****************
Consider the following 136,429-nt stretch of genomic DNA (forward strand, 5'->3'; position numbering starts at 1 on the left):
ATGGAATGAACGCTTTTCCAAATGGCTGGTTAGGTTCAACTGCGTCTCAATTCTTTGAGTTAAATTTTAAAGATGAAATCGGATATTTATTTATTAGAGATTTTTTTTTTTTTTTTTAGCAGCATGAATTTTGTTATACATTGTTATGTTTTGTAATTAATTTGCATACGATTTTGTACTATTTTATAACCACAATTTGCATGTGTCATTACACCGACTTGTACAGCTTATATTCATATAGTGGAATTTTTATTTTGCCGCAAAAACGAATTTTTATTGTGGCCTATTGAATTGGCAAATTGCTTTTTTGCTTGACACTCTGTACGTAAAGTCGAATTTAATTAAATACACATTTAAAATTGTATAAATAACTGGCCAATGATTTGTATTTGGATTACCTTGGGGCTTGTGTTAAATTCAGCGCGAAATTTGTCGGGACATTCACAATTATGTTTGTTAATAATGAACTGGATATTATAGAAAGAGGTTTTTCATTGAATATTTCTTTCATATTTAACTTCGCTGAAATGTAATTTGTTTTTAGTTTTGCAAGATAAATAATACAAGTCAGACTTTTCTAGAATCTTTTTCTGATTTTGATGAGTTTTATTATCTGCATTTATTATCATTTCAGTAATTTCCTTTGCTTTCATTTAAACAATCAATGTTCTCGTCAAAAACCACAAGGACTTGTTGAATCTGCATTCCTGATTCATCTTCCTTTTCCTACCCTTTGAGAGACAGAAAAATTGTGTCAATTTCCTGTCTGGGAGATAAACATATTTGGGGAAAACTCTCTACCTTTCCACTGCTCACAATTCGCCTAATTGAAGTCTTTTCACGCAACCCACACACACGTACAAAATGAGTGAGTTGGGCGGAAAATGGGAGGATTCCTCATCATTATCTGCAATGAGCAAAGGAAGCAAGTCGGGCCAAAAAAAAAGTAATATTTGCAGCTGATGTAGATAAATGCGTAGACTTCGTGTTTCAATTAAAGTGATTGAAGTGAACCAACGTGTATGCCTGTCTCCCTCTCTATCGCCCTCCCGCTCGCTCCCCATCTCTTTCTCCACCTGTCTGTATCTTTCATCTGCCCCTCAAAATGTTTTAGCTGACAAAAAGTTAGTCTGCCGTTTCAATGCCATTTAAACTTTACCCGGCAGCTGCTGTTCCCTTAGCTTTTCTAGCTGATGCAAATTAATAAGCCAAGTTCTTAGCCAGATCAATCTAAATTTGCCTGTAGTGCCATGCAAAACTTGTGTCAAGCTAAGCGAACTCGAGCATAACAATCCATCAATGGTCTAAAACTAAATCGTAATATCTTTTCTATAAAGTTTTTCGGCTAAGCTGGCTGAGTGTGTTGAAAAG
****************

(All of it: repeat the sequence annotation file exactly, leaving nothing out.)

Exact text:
Consider the following 136,429-nt stretch of genomic DNA (forward strand, 5'->3'; position numbering starts at 1 on the left):
ATGGAATGAACGCTTTTCCAAATGGCTGGTTAGGTTCAACTGCGTCTCAATTCTTTGAGTTAAATTTTAAAGATGAAATCGGATATTTATTTATTAGAGATTTTTTTTTTTTTTTTTAGCAGCATGAATTTTGTTATACATTGTTATGTTTTGTAATTAATTTGCATACGATTTTGTACTATTTTATAACCACAATTTGCATGTGTCATTACACCGACTTGTACAGCTTATATTCATATAGTGGAATTTTTATTTTGCCGCAAAAACGAATTTTTATTGTGGCCTATTGAATTGGCAAATTGCTTTTTTGCTTGACACTCTGTACGTAAAGTCGAATTTAATTAAATACACATTTAAAATTGTATAAATAACTGGCCAATGATTTGTATTTGGATTACCTTGGGGCTTGTGTTAAATTCAGCGCGAAATTTGTCGGGACATTCACAATTATGTTTGTTAATAATGAACTGGATATTATAGAAAGAGGTTTTTCATTGAATATTTCTTTCATATTTAACTTCGCTGAAATGTAATTTGTTTTTAGTTTTGCAAGATAAATAATACAAGTCAGACTTTTCTAGAATCTTTTTCTGATTTTGATGAGTTTTATTATCTGCATTTATTATCATTTCAGTAATTTCCTTTGCTTTCATTTAAACAATCAATGTTCTCGTCAAAAACCACAAGGACTTGTTGAATCTGCATTCCTGATTCATCTTCCTTTTCCTACCCTTTGAGAGACAGAAAAATTGTGTCAATTTCCTGTCTGGGAGATAAACATATTTGGGGAAAACTCTCTACCTTTCCACTGCTCACAATTCGCCTAATTGAAGTCTTTTCACGCAACCCACACACACGTACAAAATGAGTGAGTTGGGCGGAAAATGGGAGGATTCCTCATCATTATCTGCAATGAGCAAAGGAAGCAAGTCGGGCCAAAAAAAAAGTAATATTTGCAGCTGATGTAGATAAATGCGTAGACTTCGTGTTTCAATTAAAGTGATTGAAGTGAACCAACGTGTATGCCTGTCTCCCTCTCTATCGCCCTCCCGCTCGCTCCCCATCTCTTTCTCCACCTGTCTGTATCTTTCATCTGCCCCTCAAAATGTTTTAGCTGACAAAAAGTTAGTCTGCCGTTTCAATGCCATTTAAACTTTACCCGGCAGCTGCTGTTCCCTTAGCTTTTCTAGCTGATGCAAATTAATAAGCCAAGTTCTTAGCCAGATCAATCTAAATTTGCCTGTAGTGCCATGCAAAACTTGTGTCAAGCTAAGCGAACTCGAGCATAACAATCCATCAATGGTCTAAAACTAAATCGTAATATCTTTTCTATAAAGTTTTTCGGCTAAGCTGGCTGAGTGTGTTGAAAAG